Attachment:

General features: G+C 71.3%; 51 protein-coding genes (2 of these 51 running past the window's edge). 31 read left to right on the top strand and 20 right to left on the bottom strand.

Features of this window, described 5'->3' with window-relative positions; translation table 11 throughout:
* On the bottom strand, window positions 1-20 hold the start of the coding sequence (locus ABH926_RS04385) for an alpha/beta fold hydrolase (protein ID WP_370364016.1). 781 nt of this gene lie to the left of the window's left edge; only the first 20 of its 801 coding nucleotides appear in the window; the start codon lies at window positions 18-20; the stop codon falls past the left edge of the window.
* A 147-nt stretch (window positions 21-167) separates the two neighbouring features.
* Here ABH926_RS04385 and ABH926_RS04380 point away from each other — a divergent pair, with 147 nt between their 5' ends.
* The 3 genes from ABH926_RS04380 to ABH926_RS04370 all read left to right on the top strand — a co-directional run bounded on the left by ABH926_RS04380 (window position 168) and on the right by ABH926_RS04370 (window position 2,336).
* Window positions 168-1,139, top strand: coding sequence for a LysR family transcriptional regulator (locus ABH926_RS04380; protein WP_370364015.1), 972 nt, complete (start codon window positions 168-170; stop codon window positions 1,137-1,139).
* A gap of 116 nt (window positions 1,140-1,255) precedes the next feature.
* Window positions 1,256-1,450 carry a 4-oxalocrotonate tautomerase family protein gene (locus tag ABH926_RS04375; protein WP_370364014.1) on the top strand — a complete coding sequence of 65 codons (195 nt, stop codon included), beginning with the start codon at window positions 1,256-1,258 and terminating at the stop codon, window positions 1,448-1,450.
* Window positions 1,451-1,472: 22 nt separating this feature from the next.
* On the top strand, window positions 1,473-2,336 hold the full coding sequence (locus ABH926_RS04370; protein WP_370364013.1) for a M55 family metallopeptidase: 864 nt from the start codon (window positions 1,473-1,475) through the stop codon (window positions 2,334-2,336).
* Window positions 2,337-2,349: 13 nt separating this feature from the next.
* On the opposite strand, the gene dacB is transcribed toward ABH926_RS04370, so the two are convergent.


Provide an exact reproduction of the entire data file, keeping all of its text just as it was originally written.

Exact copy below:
General features: G+C 71.3%; 51 protein-coding genes (2 of these 51 running past the window's edge). 31 read left to right on the top strand and 20 right to left on the bottom strand.

Features of this window, described 5'->3' with window-relative positions; translation table 11 throughout:
* On the bottom strand, window positions 1-20 hold the start of the coding sequence (locus ABH926_RS04385) for an alpha/beta fold hydrolase (protein ID WP_370364016.1). 781 nt of this gene lie to the left of the window's left edge; only the first 20 of its 801 coding nucleotides appear in the window; the start codon lies at window positions 18-20; the stop codon falls past the left edge of the window.
* A 147-nt stretch (window positions 21-167) separates the two neighbouring features.
* Here ABH926_RS04385 and ABH926_RS04380 point away from each other — a divergent pair, with 147 nt between their 5' ends.
* The 3 genes from ABH926_RS04380 to ABH926_RS04370 all read left to right on the top strand — a co-directional run bounded on the left by ABH926_RS04380 (window position 168) and on the right by ABH926_RS04370 (window position 2,336).
* Window positions 168-1,139, top strand: coding sequence for a LysR family transcriptional regulator (locus ABH926_RS04380; protein WP_370364015.1), 972 nt, complete (start codon window positions 168-170; stop codon window positions 1,137-1,139).
* A gap of 116 nt (window positions 1,140-1,255) precedes the next feature.
* Window positions 1,256-1,450 carry a 4-oxalocrotonate tautomerase family protein gene (locus tag ABH926_RS04375; protein WP_370364014.1) on the top strand — a complete coding sequence of 65 codons (195 nt, stop codon included), beginning with the start codon at window positions 1,256-1,258 and terminating at the stop codon, window positions 1,448-1,450.
* Window positions 1,451-1,472: 22 nt separating this feature from the next.
* On the top strand, window positions 1,473-2,336 hold the full coding sequence (locus ABH926_RS04370; protein WP_370364013.1) for a M55 family metallopeptidase: 864 nt from the start codon (window positions 1,473-1,475) through the stop codon (window positions 2,334-2,336).
* Window positions 2,337-2,349: 13 nt separating this feature from the next.
* On the opposite strand, the gene dacB is transcribed toward ABH926_RS04370, so the two are convergent.